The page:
How would you tell WebDriver to interact with the “Save” button in this case? You have several options. One option is to interact with the button using a CSS selector:

However, this approach is not sufficient to identify a particular button, and there is no mechanism to filter by text in CSS. Another option would be to write an XPath, which is generally fragile and discouraged:
//div[@class='button' and text()='Save']

Your best option is to add unique hierarchical IDs where each widget is passed a base ID that it prepends to the ID of each of its children. The IDs for each button will be:

In GWT you can accomplish this by overriding onEnsureDebugId()on your widgets. Doing so allows you to create custom logic for applying debug IDs to the sub-elements that make up a custom widget:
@Override protected void onEnsureDebugId(String baseId) {
saveButton.ensureDebugId(baseId + ".save-button");
editButton.ensureDebugId(baseId + ".edit-button");

Consider another example. Let’s set IDs for repeated UI elements in Angular using ng-repeat. Setting an index can help differentiate between repeated instances of each element:
<tr id="feedback-{{$index}}" class="feedback" ng-repeat="feedback in ctrl.feedbacks" >

In GWT you can do this with ensureDebugId(). Let’s set an ID for each of the table cells:
@UiField FlexTable table;
UIObject.ensureDebugId(table.getCellFormatter().getElement(rowIndex, columnIndex),
baseID + colIndex + "-" + rowIndex);

Take-away: Debug IDs are easy to set and make a huge difference for testing. Please add them early.

Testing on the Toilet: Don't Put Logic in Tests

Thursday, July 31, 2014 16:59 PM

by Erik Kuefler

This article was adapted from a Google Testing on the Toilet (TotT) episode. You can download a printer-friendly version of this TotT episode and post it in your office.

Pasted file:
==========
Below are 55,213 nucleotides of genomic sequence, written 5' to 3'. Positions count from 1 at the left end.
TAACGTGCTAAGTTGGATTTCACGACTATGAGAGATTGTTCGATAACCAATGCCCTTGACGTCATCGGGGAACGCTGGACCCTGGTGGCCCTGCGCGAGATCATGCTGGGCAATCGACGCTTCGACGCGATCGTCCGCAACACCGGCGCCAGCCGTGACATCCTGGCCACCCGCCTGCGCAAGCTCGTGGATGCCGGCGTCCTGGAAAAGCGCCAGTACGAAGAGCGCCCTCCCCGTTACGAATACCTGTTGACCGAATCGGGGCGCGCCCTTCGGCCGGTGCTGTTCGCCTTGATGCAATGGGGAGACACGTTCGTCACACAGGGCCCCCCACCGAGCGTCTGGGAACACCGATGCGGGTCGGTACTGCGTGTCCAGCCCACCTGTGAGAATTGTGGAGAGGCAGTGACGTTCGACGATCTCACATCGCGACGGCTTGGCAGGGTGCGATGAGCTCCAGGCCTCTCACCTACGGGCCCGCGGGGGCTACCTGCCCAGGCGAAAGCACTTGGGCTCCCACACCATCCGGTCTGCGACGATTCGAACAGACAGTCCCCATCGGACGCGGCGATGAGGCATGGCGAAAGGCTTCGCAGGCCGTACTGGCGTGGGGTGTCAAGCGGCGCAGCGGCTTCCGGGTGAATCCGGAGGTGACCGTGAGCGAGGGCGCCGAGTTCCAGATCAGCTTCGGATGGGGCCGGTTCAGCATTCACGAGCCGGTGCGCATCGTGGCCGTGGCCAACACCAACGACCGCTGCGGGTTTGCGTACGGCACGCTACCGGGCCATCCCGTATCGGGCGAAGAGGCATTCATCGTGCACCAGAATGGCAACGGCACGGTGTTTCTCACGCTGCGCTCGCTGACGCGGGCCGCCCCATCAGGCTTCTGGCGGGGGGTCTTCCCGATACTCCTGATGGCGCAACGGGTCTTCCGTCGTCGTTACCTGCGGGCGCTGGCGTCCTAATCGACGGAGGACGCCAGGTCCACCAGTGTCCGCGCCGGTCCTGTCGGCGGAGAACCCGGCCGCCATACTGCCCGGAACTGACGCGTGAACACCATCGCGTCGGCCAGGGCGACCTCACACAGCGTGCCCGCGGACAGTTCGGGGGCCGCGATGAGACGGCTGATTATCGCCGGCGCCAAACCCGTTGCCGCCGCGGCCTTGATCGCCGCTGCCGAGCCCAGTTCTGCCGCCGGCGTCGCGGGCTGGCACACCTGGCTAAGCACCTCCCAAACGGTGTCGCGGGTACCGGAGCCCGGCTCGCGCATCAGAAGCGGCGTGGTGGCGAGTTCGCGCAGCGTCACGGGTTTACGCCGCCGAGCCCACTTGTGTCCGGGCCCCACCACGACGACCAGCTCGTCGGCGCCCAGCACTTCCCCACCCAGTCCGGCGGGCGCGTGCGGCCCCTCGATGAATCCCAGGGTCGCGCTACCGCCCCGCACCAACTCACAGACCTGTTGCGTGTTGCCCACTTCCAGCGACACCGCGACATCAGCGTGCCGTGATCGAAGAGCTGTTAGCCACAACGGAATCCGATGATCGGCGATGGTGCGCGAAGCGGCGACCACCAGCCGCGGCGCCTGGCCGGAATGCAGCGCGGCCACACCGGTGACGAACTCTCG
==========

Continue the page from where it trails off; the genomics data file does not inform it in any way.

Programming languages give us a lot of expressive power. Concepts like operators and conditionals are important tools that allow us to write programs that handle a wide range of inputs. But this flexibility comes at the cost of increased complexity, which makes our programs harder to understand.

Unlike production code, simplicity is more important than flexibility in tests. Most unit tests verify that a single, known input produces a single, known output. Tests can avoid complexity by stating their inputs and outputs directly rather than computing them. Otherwise it's easy for tests to develop their own bugs.

Let's take a look at a simple example. Does this test look correct to you?

@Test public void shouldNavigateToPhotosPage() {
String baseUrl = "http://plus.google.com/";
Navigator nav = new Navigator(baseUrl);
assertEquals(baseUrl + "/u/0/photos", nav.getCurrentUrl());

The author is trying to avoid duplication by storing a shared prefix in a variable. Performing a single string concatenation doesn't seem too bad, but what happens if we simplify the test by inlining the variable?

@Test public void shouldNavigateToPhotosPage() {
Navigator nav = new Navigator("http://plus.google.com/");
assertEquals("http://plus.google.com//u/0/photos", nav.getCurrentUrl()); // Oops!

After eliminating the unnecessary computation from the test, the bug is obvious—we're expecting two slashes in the URL! This test will either fail or (even worse) incorrectly pass if the production code has the same bug. We never would have written this if we stated our inputs and outputs directly instead of trying to compute them. And this is a very simple example—when a test adds more operators or includes loops and conditionals, it becomes increasingly difficult to be confident that it is correct.

Another way of saying this is that, whereas production code describes a general strategy for computing outputs given inputs, tests are concrete examples of input/output pairs (where output might include side effects like verifying interactions with other classes). It's usually easy to tell whether an input/output pair is correct or not, even if the logic required to compute it is very complex. For instance, it's hard to picture the exact DOM that would be created by a Javascript function for a given server response. So the ideal test for such a function would just compare against a string containing the expected output HTML.

When tests do need their own logic, such logic should often be moved out of the test bodies and into utilities and helper functions. Since such helpers can get quite complex, it's usually a good idea for any nontrivial test utility to have its own tests.

The Deadline to Sign up for GTAC 2014 is Jul 28

Wednesday, July 23, 2014 00:53 AM

Posted by Anthony Vallone on behalf of the GTAC Committee

The deadline to sign up for GTAC 2014 is next Monday, July 28th, 2014. There is a great deal of interest to both attend and speak, and we’ve received many outstanding proposals. However, it’s not too late to add yours for consideration. If you would like to speak or attend, be sure to complete the form by Monday.

We will be making regular updates to our site over the next several weeks, and you can find conference details there: